PHT: A Pick From Our CEF Screen – Pioneer High Income Trust (NYSE:PHT)

This article was originally published a month ago – since then the fund’s discount has tightened about 3%, with the current yield falling about 0.4%. We still find value in the fund, though it has diminished somewhat.

In this article, we highlight a fund that has popped up on our daily CEF screen which we maintain at Systematic Income. The Pioneer High Income Trust (PHT) is a high yield CEF which boasts a number of attractive metrics, from historical absolute and risk-adjusted returns, to distribution coverage, yield, discount valuation and fee. We think this combination of attractive features should support the fund in the medium term.

Meet PHT

PHT is a $417 total asset high yield-focused CEF trading at a 6.75% discount and a current yield of 8.5%. The fund is allocated 65% to US high yield with 10% in international high yield and another 7% in emerging markets. In credit quality, the fund has nearly half of its assets allocated to single Bs, with another quarter in double Bs and 18% in CCCs or not-rated buckets.

The fund has a below-average fee at 0.98% vs. the sector average of 1.19%. The combination of below-average fee, wider-than-average discount and higher-than-average yield is pretty powerful and makes the fund’s discount-adjusted fee 0.45%, which is less than half the sector average and on par with passive ETFs.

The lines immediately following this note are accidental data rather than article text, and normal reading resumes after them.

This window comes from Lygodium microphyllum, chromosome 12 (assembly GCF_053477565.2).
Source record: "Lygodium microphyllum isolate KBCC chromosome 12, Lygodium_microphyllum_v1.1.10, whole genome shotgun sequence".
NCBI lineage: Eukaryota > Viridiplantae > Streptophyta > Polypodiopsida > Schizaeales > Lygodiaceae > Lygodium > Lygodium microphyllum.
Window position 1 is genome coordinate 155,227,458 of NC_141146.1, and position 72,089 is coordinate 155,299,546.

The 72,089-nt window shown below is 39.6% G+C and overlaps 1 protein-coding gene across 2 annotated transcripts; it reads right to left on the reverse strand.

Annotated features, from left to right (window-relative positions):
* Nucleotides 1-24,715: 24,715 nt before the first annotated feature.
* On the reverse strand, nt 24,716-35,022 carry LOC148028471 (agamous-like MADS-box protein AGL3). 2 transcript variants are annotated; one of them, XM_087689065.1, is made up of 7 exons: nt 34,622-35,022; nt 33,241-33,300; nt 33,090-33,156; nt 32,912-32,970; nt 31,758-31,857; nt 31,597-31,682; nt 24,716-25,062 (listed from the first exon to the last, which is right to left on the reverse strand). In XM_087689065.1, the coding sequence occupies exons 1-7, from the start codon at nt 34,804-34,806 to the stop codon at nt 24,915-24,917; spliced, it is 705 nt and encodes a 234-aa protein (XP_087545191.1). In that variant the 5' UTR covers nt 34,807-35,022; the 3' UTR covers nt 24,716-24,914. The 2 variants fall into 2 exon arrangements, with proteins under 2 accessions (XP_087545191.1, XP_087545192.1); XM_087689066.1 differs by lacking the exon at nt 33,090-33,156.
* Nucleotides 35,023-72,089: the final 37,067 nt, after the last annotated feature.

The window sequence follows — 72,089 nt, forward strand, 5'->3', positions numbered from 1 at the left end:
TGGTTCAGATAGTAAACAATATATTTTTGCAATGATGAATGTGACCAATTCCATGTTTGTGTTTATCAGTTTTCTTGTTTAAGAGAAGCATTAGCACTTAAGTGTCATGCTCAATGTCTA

Fund Distributions And Yield

PHT has a very curious distribution trend. We can see that relative to its sector, the fund has cut much more aggressively in the early part of the last 5 years. However, the trend over the last few years has stabilized.

Source: Systematic Income CEF Tool

The fund’s current yield at 8.5% is well above the sector average of 7.72%. The combination of bigger than average cuts with a bigger-than-average current yield suggests to us that the fund used to be a massive overdistributor.

Source: Systematic Income CEF Tool

This is indeed what we find. At the present moment, however, the fund’s distribution coverage at 99% (as of September 30, 2019) is well above the sector average of 92%.

In the past year, PHT has seen two positive developments for distributions. First, it has raised its distribution by nearly 4%, outperforming the sector, which bodes well for a fund that now appears to follow a more conservative distribution policy. Secondly, since its last earnings report, 1-Month Libor, which serves as the base rate for the fund’s leverage facility, has fallen by about 0.3%, which has boosted earnings by 0.15% on net assets, all else equal.

Taking a look at the composition of PHT’s yield, we can see that the fund wrapper is able to add about 1.2% of additional income to its 7.2% portfolio yield, which is quite attractive, in our view, and well above the sector average of just 0.4% additional yield added by the fund wrapper over the underlying assets.

Source: Systematic Income CEF Tool